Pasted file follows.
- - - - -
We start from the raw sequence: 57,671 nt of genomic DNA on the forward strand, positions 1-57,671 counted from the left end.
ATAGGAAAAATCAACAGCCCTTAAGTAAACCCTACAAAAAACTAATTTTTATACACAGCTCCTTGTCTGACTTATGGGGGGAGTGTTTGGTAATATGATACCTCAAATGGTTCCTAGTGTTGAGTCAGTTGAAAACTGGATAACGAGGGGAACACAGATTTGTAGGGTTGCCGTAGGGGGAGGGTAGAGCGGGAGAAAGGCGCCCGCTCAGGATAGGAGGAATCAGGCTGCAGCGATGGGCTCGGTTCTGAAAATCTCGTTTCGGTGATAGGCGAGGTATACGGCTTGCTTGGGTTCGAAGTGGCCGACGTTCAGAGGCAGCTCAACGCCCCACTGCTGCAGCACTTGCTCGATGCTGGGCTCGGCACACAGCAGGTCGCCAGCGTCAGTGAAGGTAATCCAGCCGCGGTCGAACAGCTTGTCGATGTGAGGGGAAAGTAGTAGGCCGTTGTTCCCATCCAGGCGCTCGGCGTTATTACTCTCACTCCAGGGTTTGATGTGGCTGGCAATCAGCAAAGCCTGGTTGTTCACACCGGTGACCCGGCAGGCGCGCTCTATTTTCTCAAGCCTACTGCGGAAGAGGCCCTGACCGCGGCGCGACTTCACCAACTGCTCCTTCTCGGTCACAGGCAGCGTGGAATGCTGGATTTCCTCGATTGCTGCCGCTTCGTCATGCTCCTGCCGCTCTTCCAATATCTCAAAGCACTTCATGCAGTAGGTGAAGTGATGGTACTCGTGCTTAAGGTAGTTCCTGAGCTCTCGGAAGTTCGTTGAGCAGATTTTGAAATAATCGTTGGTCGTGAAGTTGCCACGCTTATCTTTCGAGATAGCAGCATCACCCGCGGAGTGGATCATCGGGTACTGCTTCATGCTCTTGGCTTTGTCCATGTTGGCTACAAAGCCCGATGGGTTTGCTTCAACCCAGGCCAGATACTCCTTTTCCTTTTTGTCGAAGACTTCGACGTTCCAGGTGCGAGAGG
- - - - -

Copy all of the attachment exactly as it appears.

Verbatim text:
We start from the raw sequence: 57,671 nt of genomic DNA on the forward strand, positions 1-57,671 counted from the left end.
ATAGGAAAAATCAACAGCCCTTAAGTAAACCCTACAAAAAACTAATTTTTATACACAGCTCCTTGTCTGACTTATGGGGGGAGTGTTTGGTAATATGATACCTCAAATGGTTCCTAGTGTTGAGTCAGTTGAAAACTGGATAACGAGGGGAACACAGATTTGTAGGGTTGCCGTAGGGGGAGGGTAGAGCGGGAGAAAGGCGCCCGCTCAGGATAGGAGGAATCAGGCTGCAGCGATGGGCTCGGTTCTGAAAATCTCGTTTCGGTGATAGGCGAGGTATACGGCTTGCTTGGGTTCGAAGTGGCCGACGTTCAGAGGCAGCTCAACGCCCCACTGCTGCAGCACTTGCTCGATGCTGGGCTCGGCACACAGCAGGTCGCCAGCGTCAGTGAAGGTAATCCAGCCGCGGTCGAACAGCTTGTCGATGTGAGGGGAAAGTAGTAGGCCGTTGTTCCCATCCAGGCGCTCGGCGTTATTACTCTCACTCCAGGGTTTGATGTGGCTGGCAATCAGCAAAGCCTGGTTGTTCACACCGGTGACCCGGCAGGCGCGCTCTATTTTCTCAAGCCTACTGCGGAAGAGGCCCTGACCGCGGCGCGACTTCACCAACTGCTCCTTCTCGGTCACAGGCAGCGTGGAATGCTGGATTTCCTCGATTGCTGCCGCTTCGTCATGCTCCTGCCGCTCTTCCAATATCTCAAAGCACTTCATGCAGTAGGTGAAGTGATGGTACTCGTGCTTAAGGTAGTTCCTGAGCTCTCGGAAGTTCGTTGAGCAGATTTTGAAATAATCGTTGGTCGTGAAGTTGCCACGCTTATCTTTCGAGATAGCAGCATCACCCGCGGAGTGGATCATCGGGTACTGCTTCATGCTCTTGGCTTTGTCCATGTTGGCTACAAAGCCCGATGGGTTTGCTTCAACCCAGGCCAGATACTCCTTTTCCTTTTTGTCGAAGACTTCGACGTTCCAGGTGCGAGAGG